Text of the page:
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#1 Vitesse2

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Posted 06 September 2001 - 13:34

As another follow-on from the Ruth Ellis/David Blakely threads (FLB's A Strange Story and my David Blakely and the Emperor) here's a quote about the Steering Wheel Club in the early 50s:

As the long, hot summer of ’53 developed, Ruth was herself developing a group of new friends who were lot more interesting than the paunchy businessmen and manufacturers who she normally socialised and occasionally slept with. They were a group of young, noisy, exuberant thoroughbreds, which raced cars for a living. Led by Mike Hawthorne -- a twenty-three-year-old, six feet two inch tall, blonde Adonis type -- this group based themselves at the Steering Wheel Club, located across the road from the Hyde Park Hotel.

Hawthorne drove for the Ferrari racing team and his fellow driving enthusiasts included Sterling Moss, Peter Collins, Roy Salvadori and the Italian up-and-coming ace, Alberto Ascari. They would drift into Carroll’s late in the afternoon along with the groupies and wannabes, to drink and socialise.


Ignoring the spelling mistakes:rolleyes: I'm especially intrigued by the mention of Ascari and Moss. Were they really part of the same social circle as Hawthorn and Collins, and what would Ascari be doing in London anyway?:confused: Further on there's a mention of Hawthorn chasing Blakely around the club after Blakely had shoved ice down his neck - was this typical behaviour at the Steering Wheel?

Graham Hill famously hung around the club with a half of bitter in his hand, picking up gossip and contacts, but reckoned more of his beer evaporated than was actually drunk. Anyone got any more stories about the club or able to throw any light on the above?:)

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#2 MOTORSPORT RESORT

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Posted 27 September 2001 - 20:33

Why do I think MOSS owned it?
I have heard Hill had no cash, spent the whole night with a pint, to try to find a ride, and be part of the "scene" (Bette Hills book)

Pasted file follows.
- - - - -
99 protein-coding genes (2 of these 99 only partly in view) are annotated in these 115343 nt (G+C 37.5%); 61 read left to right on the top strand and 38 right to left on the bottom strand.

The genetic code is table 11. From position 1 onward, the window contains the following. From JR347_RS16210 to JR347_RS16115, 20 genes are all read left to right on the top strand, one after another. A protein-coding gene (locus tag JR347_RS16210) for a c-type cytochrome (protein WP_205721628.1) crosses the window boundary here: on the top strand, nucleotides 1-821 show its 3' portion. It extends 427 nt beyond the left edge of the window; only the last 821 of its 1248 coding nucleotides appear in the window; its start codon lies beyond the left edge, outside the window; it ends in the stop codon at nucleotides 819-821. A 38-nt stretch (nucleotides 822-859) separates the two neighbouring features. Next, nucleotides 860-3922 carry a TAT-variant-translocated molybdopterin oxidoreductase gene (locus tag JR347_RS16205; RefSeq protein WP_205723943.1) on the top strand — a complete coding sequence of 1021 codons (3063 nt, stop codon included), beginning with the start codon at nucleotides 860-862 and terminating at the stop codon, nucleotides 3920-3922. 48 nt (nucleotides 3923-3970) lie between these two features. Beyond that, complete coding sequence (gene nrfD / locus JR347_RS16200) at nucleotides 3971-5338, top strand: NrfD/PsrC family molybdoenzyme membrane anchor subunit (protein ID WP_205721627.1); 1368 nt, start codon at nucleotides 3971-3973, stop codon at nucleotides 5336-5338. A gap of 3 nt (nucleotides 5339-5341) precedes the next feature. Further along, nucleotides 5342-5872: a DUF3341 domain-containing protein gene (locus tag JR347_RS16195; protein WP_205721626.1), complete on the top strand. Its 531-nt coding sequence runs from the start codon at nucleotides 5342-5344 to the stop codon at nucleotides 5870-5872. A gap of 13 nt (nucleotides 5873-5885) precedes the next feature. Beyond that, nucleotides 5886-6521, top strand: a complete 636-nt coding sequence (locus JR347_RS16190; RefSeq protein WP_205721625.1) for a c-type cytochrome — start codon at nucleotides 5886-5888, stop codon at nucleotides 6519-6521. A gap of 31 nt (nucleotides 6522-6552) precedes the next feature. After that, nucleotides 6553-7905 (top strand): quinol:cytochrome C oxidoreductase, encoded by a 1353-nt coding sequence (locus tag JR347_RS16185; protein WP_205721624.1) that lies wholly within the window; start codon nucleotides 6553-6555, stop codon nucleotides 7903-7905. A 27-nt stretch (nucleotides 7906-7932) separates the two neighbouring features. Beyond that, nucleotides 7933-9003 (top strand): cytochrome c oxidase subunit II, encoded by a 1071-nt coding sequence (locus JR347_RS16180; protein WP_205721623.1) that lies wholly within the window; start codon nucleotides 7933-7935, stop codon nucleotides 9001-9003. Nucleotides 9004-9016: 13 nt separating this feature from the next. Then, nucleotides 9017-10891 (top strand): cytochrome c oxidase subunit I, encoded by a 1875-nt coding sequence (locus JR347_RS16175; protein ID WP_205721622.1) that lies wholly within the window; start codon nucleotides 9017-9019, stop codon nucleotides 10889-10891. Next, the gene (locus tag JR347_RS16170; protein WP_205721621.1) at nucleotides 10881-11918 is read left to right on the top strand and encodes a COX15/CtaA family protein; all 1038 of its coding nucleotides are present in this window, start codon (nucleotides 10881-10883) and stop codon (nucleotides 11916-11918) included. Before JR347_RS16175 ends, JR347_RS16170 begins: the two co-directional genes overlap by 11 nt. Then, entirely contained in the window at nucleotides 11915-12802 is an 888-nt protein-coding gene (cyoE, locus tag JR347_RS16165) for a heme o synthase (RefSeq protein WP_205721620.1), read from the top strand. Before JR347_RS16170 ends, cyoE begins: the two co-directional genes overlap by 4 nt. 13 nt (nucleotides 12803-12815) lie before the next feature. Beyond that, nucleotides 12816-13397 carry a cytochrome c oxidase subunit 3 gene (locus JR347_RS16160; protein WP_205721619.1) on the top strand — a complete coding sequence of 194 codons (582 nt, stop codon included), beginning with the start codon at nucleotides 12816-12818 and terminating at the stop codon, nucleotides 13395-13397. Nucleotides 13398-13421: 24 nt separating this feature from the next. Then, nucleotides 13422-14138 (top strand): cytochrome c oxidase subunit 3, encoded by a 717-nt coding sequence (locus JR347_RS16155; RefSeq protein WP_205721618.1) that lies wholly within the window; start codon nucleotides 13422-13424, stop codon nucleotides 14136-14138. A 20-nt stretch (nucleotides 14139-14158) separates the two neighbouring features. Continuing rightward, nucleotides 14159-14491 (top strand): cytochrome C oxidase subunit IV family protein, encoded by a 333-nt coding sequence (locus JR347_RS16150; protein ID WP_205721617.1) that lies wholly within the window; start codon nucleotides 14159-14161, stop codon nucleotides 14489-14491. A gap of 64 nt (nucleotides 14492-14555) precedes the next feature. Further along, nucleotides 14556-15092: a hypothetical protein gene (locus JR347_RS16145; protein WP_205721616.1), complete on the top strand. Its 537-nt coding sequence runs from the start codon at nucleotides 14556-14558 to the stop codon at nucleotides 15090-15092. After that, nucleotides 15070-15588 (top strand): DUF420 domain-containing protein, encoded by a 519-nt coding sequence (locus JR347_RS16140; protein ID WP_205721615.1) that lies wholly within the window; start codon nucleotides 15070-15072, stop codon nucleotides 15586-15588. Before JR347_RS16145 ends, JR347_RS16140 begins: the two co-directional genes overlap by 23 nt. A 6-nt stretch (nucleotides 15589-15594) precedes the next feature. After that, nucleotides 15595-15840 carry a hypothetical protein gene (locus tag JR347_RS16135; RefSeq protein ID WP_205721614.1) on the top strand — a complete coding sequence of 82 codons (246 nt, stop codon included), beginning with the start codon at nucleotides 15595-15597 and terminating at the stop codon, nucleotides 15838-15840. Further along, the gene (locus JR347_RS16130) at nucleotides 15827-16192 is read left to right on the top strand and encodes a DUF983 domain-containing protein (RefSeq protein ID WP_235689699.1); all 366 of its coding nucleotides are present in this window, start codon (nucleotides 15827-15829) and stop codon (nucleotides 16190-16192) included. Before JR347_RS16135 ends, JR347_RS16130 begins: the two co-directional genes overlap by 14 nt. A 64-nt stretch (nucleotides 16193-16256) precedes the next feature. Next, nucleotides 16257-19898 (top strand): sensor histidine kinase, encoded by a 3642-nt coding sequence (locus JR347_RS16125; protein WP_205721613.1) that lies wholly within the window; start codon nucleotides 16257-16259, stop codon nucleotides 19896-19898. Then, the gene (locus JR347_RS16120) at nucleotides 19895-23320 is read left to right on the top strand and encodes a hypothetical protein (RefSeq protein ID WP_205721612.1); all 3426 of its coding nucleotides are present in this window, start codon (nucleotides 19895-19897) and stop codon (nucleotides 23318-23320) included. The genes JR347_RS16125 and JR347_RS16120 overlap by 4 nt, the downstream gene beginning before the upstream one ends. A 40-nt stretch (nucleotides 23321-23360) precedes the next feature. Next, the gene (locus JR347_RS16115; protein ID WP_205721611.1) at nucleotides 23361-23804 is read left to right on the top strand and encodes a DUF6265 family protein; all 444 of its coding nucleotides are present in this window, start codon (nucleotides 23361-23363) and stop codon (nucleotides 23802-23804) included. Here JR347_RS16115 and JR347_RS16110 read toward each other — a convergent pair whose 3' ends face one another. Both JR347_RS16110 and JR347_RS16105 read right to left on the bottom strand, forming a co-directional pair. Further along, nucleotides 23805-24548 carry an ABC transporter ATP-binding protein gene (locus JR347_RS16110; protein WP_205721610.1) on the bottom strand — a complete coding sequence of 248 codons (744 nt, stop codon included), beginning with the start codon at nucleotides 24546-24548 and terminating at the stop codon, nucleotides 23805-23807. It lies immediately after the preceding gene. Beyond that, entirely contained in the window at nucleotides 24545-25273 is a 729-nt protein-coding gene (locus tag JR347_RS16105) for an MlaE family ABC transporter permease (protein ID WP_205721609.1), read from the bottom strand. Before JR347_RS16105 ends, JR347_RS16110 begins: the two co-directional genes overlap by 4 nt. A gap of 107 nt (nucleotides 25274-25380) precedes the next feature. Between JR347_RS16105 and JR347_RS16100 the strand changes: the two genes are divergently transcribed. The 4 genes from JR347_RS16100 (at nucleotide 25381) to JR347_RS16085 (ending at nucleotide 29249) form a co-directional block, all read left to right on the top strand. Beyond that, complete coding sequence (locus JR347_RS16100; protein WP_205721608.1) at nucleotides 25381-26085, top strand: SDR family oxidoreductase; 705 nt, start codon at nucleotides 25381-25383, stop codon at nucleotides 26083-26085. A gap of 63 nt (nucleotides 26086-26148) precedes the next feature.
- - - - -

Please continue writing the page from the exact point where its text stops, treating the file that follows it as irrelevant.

#3 calissa

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Posted 29 September 2001 - 12:57

no stories, but some photos of Colin Chapman and Jim Clark hanging around in the steering wheel club .......vitesse2, if you like to have them , I'll go and look for them :)

#4 flat-16

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Posted 18 January 2007 - 21:18

A lot of knowledgeable folk have joined TNF in the interim years since this thread was started, so I wonder if anyone can shed some more light on the topic?

My mother tells me that my father was a regular visitor to The Steering Wheel Club (I believe he got to know Hawthorn), but that’s about the only time I’ve ever heard it discussed, aside from the odd mention here - and in Motor Sport.

A search turns up this mention here:

http://forums.atlasf...ring wheel club

(I believe TSWC has come up in other threads, but I’m not having a lot of joy narrowing the search I’m afraid!)

Cheers!

Justin

#5 petefenelon

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Posted 18 January 2007 - 21:54

Originally posted by MOTORSPORT RESORT
Why do I think MOSS owned it?
I have heard Hill had no cash, spent the whole night with a pint, to try to find a ride, and be part of the "scene" (Bette Hills book)


According to his own book it was a half, and he clung on to it so long that most of it evaporated ;) .... now for a man like Graham who liked the odd tipple that must've been true patience ;)

#6 LOTI

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Posted 19 January 2007 - 11:36

The Steering Wheel Club was in Shepherds Market, just off Curzon Street, in Mayfair. I have a feeling that it started somewhere else but by the time I got there, [The Doghouse Club used their upstairs room for Committee meetings] it was the regular hang out for the motor sport regulars. The walls were decorated with suitably mangled and bent steering wheels and lots of photographs and cartoons. John and Hazie Morgan ran the club then. This would have been in the early 70s. Stirling's house is just up at the other end of Curzon Street, now in the shadow of the London Hilton.